Jupiter

Jupiter

by Elaine Landau
     
 

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The books in the highly praised First Book series provide basic facts on subjects in the social studies, the sciences, sports, and practical and fine arts. An inviting format, lively text, and interesting illustrations make these books especially popular with young readers. Each book is indexed and, where appropriate, includes a glossary, maps, further reading, and… See more details below

Overview

The books in the highly praised First Book series provide basic facts on subjects in the social studies, the sciences, sports, and practical and fine arts. An inviting format, lively text, and interesting illustrations make these books especially popular with young readers. Each book is indexed and, where appropriate, includes a glossary, maps, further reading, and bibliography.

Editorial Reviews

Children's Literature - Greg M. Romaneck
Jupiter is the largest planet in our solar system. If this gigantic planet were a hollow ball, over 1000 copies of the Earth could be placed inside it. On Jupiter's surface, fierce storms rage for decades or even centuries, with winds blowing at over 400 miles per hour. Indeed, the huge red dot that characterizes Jupiter's surface is in fact a storm that has swirled for untold centuries. It is the story of this giant of the solar system that is told in this work of science. With the attention paid to the climate, geography, and moons of Jupiter, this book provides a fine introduction to the giant of our solar system. The reader is also provided with an overview of man's efforts to observe and study Jupiter. Galileo's efforts to scan Jupiter through his telescope led to the identification of the first known moons orbiting the planet. Subsequently, modern space probes have traveled to Jupiter and provided data and photographs of both Jupiter and some of its moons. Each of these scientific explorations are described and detailed. All in all, this book combines a readable text with ample illustrations to provide a good starting point for an astronomical study of Jupiter.
Children's Literature - Scott S. Floyd
Is Jupiter really the king of the planets? According to this book, Jupiter is the fourth brightest object in the sky most of the year. Jupiter is also the ruler of the Universe according to Roman mythology. But let's go beyond that. It takes nearly twelve years for Jupiter to orbit the sun, but it rotates completely on its axis in just nine hours and fifty minutes. It also has a magnetic pull fourteen times greater than Earth's. With wonderful photos, sketches, graphs, and charts, the reader is given a greater understanding of this planet in our solar system. This well-written book will be in my classroom. Part of the "Books About Space" series.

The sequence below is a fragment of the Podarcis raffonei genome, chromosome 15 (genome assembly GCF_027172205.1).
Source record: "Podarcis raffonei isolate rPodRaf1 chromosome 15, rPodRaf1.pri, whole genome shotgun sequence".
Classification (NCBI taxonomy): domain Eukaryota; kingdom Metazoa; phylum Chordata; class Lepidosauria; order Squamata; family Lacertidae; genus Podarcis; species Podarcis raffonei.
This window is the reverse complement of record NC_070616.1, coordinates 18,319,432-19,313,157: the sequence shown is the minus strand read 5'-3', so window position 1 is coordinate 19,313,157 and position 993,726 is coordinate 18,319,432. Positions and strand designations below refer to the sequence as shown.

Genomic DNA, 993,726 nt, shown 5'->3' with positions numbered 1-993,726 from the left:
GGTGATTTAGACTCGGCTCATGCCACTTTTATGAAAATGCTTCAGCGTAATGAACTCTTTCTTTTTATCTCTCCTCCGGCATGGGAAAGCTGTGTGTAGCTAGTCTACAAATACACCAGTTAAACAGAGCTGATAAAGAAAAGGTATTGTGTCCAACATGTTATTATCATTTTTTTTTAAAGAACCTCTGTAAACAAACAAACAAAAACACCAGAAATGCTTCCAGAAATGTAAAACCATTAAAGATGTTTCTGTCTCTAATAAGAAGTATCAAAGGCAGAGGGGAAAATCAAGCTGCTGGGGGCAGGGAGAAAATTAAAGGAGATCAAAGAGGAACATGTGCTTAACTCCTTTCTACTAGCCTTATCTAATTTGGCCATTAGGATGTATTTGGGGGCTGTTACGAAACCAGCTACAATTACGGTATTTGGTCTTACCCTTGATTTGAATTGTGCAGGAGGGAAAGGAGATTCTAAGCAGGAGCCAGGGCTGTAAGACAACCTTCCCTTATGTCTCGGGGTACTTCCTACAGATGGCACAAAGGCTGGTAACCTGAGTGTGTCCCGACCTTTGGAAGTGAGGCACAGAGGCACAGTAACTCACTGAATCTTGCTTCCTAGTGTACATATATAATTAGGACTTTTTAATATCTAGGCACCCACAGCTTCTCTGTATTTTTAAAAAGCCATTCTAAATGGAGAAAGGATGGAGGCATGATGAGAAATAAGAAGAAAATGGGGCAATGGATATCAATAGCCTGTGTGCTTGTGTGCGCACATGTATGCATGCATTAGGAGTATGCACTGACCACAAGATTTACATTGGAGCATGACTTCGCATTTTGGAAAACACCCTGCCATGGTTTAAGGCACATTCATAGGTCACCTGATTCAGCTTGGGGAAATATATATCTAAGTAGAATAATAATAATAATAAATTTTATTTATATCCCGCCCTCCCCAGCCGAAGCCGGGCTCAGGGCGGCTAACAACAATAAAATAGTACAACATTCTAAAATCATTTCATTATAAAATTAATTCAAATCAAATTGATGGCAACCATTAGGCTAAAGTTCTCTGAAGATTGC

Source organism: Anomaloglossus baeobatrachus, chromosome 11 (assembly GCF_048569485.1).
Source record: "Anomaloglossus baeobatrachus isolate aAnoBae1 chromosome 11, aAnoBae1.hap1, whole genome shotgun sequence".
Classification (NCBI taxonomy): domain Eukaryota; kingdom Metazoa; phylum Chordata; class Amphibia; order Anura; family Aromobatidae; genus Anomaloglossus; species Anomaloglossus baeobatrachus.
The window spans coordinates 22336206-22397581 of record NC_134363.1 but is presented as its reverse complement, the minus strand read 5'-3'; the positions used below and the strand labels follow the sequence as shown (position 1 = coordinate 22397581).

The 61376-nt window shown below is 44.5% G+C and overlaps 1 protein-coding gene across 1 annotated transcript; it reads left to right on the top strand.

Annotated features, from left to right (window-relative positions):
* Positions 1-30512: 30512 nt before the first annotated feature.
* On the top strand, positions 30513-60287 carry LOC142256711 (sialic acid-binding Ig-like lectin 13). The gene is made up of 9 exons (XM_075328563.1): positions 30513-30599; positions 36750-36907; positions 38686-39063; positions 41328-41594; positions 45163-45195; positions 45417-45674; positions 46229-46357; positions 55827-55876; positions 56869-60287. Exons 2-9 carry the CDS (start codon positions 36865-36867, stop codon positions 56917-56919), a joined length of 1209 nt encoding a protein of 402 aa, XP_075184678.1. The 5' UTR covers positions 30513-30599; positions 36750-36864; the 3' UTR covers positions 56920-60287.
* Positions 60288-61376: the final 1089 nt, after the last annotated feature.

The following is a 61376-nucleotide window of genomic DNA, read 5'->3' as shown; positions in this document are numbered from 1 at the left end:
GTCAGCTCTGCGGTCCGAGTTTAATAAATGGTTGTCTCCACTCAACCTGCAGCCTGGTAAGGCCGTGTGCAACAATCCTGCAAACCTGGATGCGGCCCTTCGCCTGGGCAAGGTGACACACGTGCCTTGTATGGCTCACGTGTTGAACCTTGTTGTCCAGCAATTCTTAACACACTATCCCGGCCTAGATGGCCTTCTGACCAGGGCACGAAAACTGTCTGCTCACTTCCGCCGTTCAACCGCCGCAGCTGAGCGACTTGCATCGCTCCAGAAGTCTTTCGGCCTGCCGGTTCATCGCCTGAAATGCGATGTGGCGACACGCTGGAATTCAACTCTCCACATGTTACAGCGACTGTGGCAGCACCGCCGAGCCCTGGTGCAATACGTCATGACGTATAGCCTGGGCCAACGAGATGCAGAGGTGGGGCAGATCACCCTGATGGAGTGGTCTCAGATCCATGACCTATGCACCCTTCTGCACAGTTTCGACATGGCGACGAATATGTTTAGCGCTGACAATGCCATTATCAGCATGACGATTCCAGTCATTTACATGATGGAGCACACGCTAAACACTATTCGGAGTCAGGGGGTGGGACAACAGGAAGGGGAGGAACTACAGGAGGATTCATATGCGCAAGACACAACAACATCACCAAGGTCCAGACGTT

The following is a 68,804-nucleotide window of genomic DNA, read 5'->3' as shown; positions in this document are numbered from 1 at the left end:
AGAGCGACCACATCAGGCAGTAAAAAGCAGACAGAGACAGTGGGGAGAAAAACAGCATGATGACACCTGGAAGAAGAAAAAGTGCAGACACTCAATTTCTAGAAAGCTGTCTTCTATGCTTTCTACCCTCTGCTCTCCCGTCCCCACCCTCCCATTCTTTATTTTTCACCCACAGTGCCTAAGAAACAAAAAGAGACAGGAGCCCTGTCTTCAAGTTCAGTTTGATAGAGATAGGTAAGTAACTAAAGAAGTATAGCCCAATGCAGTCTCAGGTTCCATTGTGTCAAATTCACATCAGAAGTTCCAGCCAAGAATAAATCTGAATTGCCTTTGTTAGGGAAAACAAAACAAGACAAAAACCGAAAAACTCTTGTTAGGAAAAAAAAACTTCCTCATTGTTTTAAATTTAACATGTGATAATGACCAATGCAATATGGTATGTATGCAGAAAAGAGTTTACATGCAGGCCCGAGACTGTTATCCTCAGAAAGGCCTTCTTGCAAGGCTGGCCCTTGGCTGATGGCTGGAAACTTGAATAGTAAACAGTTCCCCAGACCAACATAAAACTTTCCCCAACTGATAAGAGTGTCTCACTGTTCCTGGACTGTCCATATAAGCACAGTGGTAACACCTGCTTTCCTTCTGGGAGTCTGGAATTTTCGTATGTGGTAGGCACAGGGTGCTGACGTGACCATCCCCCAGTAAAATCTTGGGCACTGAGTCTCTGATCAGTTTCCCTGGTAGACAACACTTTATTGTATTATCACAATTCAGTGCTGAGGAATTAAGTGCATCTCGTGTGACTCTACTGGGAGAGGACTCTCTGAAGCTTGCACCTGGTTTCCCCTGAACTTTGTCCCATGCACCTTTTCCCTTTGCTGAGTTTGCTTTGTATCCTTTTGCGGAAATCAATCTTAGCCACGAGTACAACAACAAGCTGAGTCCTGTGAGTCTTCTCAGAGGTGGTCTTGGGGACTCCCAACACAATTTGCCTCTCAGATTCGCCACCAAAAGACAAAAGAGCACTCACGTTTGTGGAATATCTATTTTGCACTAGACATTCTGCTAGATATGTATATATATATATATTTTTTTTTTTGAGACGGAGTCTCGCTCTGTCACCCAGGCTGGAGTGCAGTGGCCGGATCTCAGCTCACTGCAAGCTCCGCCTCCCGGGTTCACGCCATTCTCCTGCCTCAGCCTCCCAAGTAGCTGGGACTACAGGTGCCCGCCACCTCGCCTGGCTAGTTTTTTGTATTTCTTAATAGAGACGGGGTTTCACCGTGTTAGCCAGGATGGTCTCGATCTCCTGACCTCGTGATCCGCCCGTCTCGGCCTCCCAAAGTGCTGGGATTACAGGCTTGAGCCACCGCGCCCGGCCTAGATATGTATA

School Library Journal - School Library Journal
Gr 3-5-- These introductions to planets are filled with full-color photographs, paintings, and colorful chapter heads, but contain no tables or useful diagrams. Landau's texts fill only a third of the respective titles, but still manage to combine unnecessary wordiness with scientific inaccuracy. She defines ``equator'' in such a way that could mean any great circle; confuses the relation between size, mass, and density; speaks of the Viking landers settling on ``somewhat smooth turf'' on Mars; consistently claims the Galilean moons are the four nearest Jupiter; and supplies misleading background to the discovery of Neptune. These volumes seem intended to replace Vogt's Mars and the Inner Planets and Nourse's The Giant Planets (both Watts, 1982). They represent a major shift in the series to reach younger audiences; but rather than updating information, they too often omit it instead. They are more comparable to David Hughes's ``Planetary Exploration Series'' (Facts on File), which contain their own share of errors, illustrated with flamboyant paintings. For scientific accuracy, one is generally safest with volumes from Isaac Asimov's ``Library of the Universe'' (Gareth Stevens) in spite of their lack of straightforward organization. Or one can turn to the photo essays of Seymour Simon: Jupiter (1985) and Mars (1987 both Morrow) for inspiration and get the facts and figures from encyclopedias and almanacs. --Margaret Chatham, formerly at Smithtown Library, NY

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Product Details

ISBN-13:
9780531157688
Publisher:
Scholastic Library Publishing
Publication date:
03/01/1996
Series:
First Books Series
Pages:
64
Product dimensions:
6.99(w) x 8.47(h) x 0.16(d)
Age Range:
9 - 11 Years

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